There have been renewed calls for Qatarto address and review its treatment of migrant workers after a new Amnesty International report revealedthat “hundreds of migrant workers” have been forced to give up on “justice” and return home “penniless” since March 2018.
Qatar and its labour laws have been under the spotlight ever since the country was named the host of the 2022 FIFA World Cup.Its government has pledged to resolve labour disputes in the run-up to the tournament.
In the report published on Thursday, Amnesty said it followed the “search for justice of more than 2,000 people working for Hamton International, Hamad bin Khaled bin Hamad (HKH) and United Cleaning after the companies stopped paying their wages for several months, citing financial difficulties”.
The companies then ceased operations and ended the contracts, prompting at least 1,620 of these workers to submit complaints to the Committees for the Settlement of Labour Disputes.
“While some of them were eventually given part of what they were owed by their employers in exchange for dropping their cases, most went home with nothing,” said the report.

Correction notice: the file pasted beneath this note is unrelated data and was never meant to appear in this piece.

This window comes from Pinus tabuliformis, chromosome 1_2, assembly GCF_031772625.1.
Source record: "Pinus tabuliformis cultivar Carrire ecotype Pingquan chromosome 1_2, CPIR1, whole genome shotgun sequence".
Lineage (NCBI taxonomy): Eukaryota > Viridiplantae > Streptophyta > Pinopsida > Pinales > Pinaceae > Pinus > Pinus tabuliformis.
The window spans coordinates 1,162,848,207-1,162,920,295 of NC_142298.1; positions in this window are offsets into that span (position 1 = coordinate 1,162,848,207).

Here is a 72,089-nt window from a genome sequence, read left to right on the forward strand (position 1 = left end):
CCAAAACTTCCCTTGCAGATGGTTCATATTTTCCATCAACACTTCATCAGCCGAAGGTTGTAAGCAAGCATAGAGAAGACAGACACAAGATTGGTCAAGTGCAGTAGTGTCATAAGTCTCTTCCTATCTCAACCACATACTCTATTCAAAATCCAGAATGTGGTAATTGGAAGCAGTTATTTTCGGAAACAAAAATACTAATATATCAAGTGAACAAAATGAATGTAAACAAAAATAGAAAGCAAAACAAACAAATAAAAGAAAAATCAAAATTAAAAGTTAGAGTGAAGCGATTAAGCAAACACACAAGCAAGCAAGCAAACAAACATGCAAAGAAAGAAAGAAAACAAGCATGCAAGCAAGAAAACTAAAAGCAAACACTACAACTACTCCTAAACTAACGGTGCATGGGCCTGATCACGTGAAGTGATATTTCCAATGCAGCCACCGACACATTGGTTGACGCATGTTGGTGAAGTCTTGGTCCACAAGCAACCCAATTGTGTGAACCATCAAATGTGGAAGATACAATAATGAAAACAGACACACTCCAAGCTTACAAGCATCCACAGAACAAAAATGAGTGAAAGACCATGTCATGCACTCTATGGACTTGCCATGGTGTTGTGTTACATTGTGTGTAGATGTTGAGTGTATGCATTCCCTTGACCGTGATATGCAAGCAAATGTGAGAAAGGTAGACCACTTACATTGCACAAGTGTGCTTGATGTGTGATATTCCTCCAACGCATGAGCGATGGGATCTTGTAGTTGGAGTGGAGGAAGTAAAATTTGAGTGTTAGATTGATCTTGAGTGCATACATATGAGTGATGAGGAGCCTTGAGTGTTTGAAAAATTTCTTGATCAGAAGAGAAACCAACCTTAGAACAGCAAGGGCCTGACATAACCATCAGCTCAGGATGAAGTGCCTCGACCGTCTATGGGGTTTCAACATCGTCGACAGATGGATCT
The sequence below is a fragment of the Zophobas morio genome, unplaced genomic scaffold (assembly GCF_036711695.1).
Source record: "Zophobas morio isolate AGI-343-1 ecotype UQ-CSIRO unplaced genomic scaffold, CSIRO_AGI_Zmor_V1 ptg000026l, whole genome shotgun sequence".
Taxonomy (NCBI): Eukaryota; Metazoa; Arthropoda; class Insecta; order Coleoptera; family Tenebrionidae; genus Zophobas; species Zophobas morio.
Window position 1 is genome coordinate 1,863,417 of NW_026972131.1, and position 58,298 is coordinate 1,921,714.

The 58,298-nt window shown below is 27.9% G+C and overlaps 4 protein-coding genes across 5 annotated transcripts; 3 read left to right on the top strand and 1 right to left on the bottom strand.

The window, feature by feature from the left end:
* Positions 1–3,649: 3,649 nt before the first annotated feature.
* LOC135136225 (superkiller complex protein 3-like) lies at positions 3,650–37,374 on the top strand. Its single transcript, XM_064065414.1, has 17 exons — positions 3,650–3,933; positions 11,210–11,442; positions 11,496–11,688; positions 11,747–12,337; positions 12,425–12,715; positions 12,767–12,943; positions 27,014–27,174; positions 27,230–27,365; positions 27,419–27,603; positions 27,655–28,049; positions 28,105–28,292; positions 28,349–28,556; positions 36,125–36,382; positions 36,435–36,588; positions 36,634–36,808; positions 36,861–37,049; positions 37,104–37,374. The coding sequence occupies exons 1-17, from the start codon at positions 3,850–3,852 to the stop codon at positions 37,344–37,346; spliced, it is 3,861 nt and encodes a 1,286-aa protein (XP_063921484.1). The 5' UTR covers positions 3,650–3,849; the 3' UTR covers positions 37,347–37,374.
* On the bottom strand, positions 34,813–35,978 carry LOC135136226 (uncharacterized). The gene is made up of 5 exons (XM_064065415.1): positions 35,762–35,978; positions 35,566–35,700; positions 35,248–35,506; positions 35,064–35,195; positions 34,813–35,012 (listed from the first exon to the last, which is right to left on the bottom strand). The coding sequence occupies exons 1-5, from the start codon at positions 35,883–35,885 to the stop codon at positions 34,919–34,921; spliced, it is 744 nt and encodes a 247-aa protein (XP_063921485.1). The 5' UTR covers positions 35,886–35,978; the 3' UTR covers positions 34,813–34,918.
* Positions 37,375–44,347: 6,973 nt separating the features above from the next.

The committee received more than 6,000 complaints last year, according to the report which added that most of them had not been resolved at the end of the year.
“Despite the significant promises of reform which Qatar has made ahead of the 2022 World Cup, it remains a playground for unscrupulous employers,” said Stephen Cockburn, Amnesty International’s deputy director of global issues.
“Migrant workers often go to Qatar in the hope of giving their families a better life. Instead, many people return home penniless after spending months chasing their wages, with too little help from the systems that are supposed to protect them.”